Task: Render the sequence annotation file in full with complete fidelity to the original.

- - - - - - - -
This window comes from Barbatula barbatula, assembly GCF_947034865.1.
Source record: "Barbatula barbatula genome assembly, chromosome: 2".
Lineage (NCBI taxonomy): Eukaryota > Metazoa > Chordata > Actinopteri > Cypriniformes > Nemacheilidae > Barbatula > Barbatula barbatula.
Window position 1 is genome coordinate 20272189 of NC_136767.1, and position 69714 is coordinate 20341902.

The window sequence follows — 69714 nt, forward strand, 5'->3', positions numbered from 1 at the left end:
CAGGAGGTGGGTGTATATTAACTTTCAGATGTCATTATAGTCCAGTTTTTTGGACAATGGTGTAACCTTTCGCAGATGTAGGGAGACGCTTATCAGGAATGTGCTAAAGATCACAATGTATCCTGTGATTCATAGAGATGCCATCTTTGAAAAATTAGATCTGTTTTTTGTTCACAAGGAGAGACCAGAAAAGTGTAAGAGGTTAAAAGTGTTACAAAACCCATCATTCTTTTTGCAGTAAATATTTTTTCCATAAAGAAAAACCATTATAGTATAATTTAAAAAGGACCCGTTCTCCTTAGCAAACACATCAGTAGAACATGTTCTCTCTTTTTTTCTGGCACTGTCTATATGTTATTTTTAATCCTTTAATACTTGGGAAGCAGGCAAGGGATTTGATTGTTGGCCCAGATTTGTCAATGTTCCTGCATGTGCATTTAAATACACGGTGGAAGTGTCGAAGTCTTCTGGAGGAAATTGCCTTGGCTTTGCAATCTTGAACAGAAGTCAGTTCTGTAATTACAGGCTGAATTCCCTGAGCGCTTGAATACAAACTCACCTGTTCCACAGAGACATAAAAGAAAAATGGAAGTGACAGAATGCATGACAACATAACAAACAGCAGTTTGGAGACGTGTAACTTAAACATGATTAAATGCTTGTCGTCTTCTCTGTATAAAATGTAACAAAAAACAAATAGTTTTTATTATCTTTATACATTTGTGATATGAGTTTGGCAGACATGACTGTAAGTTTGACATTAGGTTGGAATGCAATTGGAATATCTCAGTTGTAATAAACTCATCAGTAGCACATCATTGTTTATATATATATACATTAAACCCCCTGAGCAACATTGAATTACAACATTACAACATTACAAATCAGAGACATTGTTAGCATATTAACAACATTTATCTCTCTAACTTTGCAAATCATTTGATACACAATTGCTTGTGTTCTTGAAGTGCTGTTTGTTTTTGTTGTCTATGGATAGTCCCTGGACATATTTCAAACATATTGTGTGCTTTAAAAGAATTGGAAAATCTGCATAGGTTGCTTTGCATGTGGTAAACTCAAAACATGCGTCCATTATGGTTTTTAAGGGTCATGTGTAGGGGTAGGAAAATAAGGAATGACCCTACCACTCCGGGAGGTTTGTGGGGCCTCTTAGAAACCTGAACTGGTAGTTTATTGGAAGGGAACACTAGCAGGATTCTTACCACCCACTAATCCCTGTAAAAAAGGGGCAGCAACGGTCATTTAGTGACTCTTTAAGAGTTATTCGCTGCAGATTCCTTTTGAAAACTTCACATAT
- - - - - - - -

This window comes from Barbatula barbatula, assembly GCF_947034865.1.
Source record: "Barbatula barbatula genome assembly, chromosome: 2".
Lineage (NCBI taxonomy): Eukaryota > Metazoa > Chordata > Actinopteri > Cypriniformes > Nemacheilidae > Barbatula > Barbatula barbatula.
Window position 1 is genome coordinate 20272189 of NC_136767.1, and position 69714 is coordinate 20341902.

The window sequence follows — 69714 nt, forward strand, 5'->3', positions numbered from 1 at the left end:
CAGGAGGTGGGTGTATATTAACTTTCAGATGTCATTATAGTCCAGTTTTTTGGACAATGGTGTAACCTTTCGCAGATGTAGGGAGACGCTTATCAGGAATGTGCTAAAGATCACAATGTATCCTGTGATTCATAGAGATGCCATCTTTGAAAAATTAGATCTGTTTTTTGTTCACAAGGAGAGACCAGAAAAGTGTAAGAGGTTAAAAGTGTTACAAAACCCATCATTCTTTTTGCAGTAAATATTTTTTCCATAAAGAAAAACCATTATAGTATAATTTAAAAAGGACCCGTTCTCCTTAGCAAACACATCAGTAGAACATGTTCTCTCTTTTTTTCTGGCACTGTCTATATGTTATTTTTAATCCTTTAATACTTGGGAAGCAGGCAAGGGATTTGATTGTTGGCCCAGATTTGTCAATGTTCCTGCATGTGCATTTAAATACACGGTGGAAGTGTCGAAGTCTTCTGGAGGAAATTGCCTTGGCTTTGCAATCTTGAACAGAAGTCAGTTCTGTAATTACAGGCTGAATTCCCTGAGCGCTTGAATACAAACTCACCTGTTCCACAGAGACATAAAAGAAAAATGGAAGTGACAGAATGCATGACAACATAACAAACAGCAGTTTGGAGACGTGTAACTTAAACATGATTAAATGCTTGTCGTCTTCTCTGTATAAAATGTAACAAAAAACAAATAGTTTTTATTATCTTTATACATTTGTGATATGAGTTTGGCAGACATGACTGTAAGTTTGACATTAGGTTGGAATGCAATTGGAATATCTCAGTTGTAATAAACTCATCAGTAGCACATCATTGTTTATATATATATACATTAAACCCCCTGAGCAACATTGAATTACAACATTACAACATTACAAATCAGAGACATTGTTAGCATATTAACAACATTTATCTCTCTAACTTTGCAAATCATTTGATACACAATTGCTTGTGTTCTTGAAGTGCTGTTTGTTTTTGTTGTCTATGGATAGTCCCTGGACATATTTCAAACATATTGTGTGCTTTAAAAGAATTGGAAAATCTGCATAGGTTGCTTTGCATGTGGTAAACTCAAAACATGCGTCCATTATGGTTTTTAAGGGTCATGTGTAGGGGTAGGAAAATAAGGAATGACCCTACCACTCCGGGAGGTTTGTGGGGCCTCTTAGAAACCTGAACTGGTAGTTTATTGGAAGGGAACACTAGCAGGATTCTTACCACCCACTAATCCCTGTAAAAAAGGGGCAGCAACGGTCATTTAGTGACTCTTTAAGAGTTATTCGCTGCAGATTCCTTTTGAAAACTTCACATAT